return render( :partial => 'widgets/update_widget.rjs') # the '.rjs' is essential

Thursday, 22 September 2011

Links: The Truth (and Myth) about passive income

I've also read The 4-hour work week and dreamed about relaxing on a tropical island while the money pours in... but the truth is that it's actually a lot of hard work to get to that stage.

The biggest myth surrounding passive income is that it's a "set and forget" strategy. The truth is that it does actually take a lot of work, up-front to get that ball rolling.

Nacie's article weighs up whether passive income is all it's cracked up to be.

Too many people read "four hours" and think that passive income is the *easy* path to success... far from it. You'll most likely get far more up-front cash coming in via a traditional entrepreneurial route. Sure, some superstars will hit it lucky up-front and be an immediate smash, but for most of us working-joes, "passive" is all about building over the long-term; and keep in mind that it will take a long-term effort to get a full-on passive cashflow. In the meantime, you'll probably have to start with a more traditional business or job until your passive streams grow enough to be sustaining.

Have a look at what Steve says if you want to know the real consequences of trying to take the easy route when launching your own business.

Now, don't take all this to mean that "4 hours" is all a lie. As far as I'm aware, it never states that you can make money with no effort at all - or that you'll even make more money that way than the traditional routes... It's quite clear that it's handbook about really useful ways of simplifying and delegating as many parts of your business as possible. The main point being that you are building a "maintenance free" business, rather than a "totally effortless" business.

It's definitely true that people *can* make passive income work this way. Just keep in mind that it won't happen overnight and it's won't happen with absolutely no effort at all.

Anybody here have experiences with putting into practice what they found in "four hours" or any other version of a passive income stream? How did it work out for you?

Friday, 16 September 2011

my travel countries

I've been doing a lot of travel recently in Europe. My visa runs out here in about six months, so I'm well aware that I have only a few months left to see as much as I can before heading home to the antipodes.

I found this neato travel map that lets you show the countries you've visited... but it makes all my recent travels look very tiny. Most of the red here was clocked up on other trips years ago. I guess that shows you just how amazingly huge the world really is!

visited 18 states (8%)
Create your own visited map of The World or another interesting project

Friday, 9 September 2011

No implicit consent! Dos and don'ts for email addresses you find on the web

Like many people with an online presence, I have my email address plastered up on the web for all to see. I do it because I do want people to get in touch for business or friendly purposes.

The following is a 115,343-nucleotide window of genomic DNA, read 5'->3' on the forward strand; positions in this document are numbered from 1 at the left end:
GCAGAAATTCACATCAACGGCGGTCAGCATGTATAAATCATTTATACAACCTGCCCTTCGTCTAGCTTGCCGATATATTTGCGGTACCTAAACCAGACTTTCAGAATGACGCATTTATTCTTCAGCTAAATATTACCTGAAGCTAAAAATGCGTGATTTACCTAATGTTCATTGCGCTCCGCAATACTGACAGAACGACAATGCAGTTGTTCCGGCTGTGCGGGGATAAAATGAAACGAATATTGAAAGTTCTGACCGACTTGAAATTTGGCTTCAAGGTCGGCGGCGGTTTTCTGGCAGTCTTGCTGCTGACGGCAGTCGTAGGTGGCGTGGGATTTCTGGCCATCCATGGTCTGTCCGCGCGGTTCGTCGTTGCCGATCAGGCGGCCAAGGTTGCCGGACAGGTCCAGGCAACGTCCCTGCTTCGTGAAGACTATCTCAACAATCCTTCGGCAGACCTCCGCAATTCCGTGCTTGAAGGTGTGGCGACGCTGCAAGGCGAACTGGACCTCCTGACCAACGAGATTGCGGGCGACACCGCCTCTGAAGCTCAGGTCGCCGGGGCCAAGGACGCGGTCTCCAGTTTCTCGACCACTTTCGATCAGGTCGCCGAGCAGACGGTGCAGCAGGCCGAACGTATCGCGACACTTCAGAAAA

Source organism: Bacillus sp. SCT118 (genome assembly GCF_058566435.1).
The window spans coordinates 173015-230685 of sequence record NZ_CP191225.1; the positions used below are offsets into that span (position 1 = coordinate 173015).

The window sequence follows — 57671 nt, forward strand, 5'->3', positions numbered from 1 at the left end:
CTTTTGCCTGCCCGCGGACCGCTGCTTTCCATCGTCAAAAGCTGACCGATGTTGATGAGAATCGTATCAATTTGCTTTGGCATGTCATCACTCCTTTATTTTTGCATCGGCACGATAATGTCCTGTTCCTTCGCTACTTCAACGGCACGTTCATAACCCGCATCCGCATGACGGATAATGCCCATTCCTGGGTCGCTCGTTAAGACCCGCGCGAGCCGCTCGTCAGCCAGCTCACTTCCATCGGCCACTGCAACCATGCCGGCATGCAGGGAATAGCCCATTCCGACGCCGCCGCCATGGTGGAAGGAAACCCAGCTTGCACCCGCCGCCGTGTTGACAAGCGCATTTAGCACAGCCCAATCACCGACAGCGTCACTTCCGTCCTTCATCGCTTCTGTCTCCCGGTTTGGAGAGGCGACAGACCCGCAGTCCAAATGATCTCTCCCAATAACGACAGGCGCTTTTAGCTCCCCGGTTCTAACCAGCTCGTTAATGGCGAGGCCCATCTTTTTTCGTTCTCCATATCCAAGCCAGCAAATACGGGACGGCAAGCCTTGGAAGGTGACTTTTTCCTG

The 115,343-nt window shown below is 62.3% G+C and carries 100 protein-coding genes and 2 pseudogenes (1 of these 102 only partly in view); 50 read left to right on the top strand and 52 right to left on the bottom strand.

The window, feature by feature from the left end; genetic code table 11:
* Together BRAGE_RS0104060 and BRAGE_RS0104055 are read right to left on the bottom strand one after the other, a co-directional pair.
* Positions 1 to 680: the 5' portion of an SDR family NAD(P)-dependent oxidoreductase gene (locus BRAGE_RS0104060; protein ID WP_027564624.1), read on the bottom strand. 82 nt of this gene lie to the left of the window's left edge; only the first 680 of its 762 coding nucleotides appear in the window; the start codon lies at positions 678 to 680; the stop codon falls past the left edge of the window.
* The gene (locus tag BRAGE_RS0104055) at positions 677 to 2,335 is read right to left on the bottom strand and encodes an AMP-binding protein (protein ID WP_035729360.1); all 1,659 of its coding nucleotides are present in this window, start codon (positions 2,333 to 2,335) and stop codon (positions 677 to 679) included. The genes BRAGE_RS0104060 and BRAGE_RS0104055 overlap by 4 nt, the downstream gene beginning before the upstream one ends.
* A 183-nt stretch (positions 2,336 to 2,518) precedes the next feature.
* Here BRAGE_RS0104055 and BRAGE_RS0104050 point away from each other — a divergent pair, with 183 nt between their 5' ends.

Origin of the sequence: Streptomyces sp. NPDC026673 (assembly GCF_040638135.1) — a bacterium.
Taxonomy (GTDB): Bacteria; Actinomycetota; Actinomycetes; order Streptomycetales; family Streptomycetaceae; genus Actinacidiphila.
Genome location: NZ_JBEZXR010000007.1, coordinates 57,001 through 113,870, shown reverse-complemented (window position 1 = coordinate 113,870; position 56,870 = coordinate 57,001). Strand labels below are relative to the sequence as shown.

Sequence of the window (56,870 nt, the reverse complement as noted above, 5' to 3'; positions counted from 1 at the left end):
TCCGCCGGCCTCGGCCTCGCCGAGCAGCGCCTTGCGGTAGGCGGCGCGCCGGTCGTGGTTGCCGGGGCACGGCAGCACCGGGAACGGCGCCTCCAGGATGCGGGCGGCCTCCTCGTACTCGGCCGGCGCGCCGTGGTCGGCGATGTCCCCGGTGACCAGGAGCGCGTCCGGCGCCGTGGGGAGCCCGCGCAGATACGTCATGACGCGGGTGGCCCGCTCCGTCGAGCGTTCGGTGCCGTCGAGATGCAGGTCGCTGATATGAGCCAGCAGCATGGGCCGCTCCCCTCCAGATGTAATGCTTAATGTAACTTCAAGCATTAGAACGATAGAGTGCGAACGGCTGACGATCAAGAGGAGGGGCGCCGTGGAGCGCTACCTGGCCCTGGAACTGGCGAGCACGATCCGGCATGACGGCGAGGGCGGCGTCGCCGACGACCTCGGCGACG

However, there are a few myths out there about what that "means" for the purposes of taking a copy and using it for you own ends.

After a long email conversation with a man who got a few aspects of this very wrong... I thought I'd put up a quick list of dos and don'ts for using email addresses found on the web.

The myth of "Public domain"

A lot of people have the wrong idea about the web. They assume that because you can freely access a website... that means it's covered by the magic blanket called "public domain' that lets you take anything you find and use it yourself... including email addresses.

This is not true.

Let me give the example of a "public building" such as a free museum. A public building is open to any members of the public. but just because they don't charge entry, does not mean you can come in and take the artworks off the shelves and take them home. They still belong to the museum.

In this same way - just because you can easily come to a website, does not mean that anything you find there is yours for the taking. Your stuff is actually copyright. All of it!

What copyright means is that another person cannot just grab your stuff (whether the pictures words or even personal details such as email) and use it without your permission. Specifically, they cannot copy it, and especially cannot use it and put their name on it. It is *not* free for public use.

Anything you write or create is *automatically* covered by copyright law. If you create it, you own it. Automatically. You don't even need to say "copyright". It already is the moment you first wrote it down. This goes for a poem you write on the back of a napkin, a drawing you scribble in your diary or a website you build and keep on your own server.

Now, some people aren't as aware of copyright law as others... so there's this convention of putting a copyright notice on your website... just to make sure people really know that this stuff belongs to you. Just like the little roped off areas in a museum - they don't really stop anybody, but make it clear that entry is unwanted.

It actually isn't necessary - your stuff is still copyright without that notice - but I see the sense in it, and do it on my own website, just as a reminder to newbies that "you can look, but don't touch".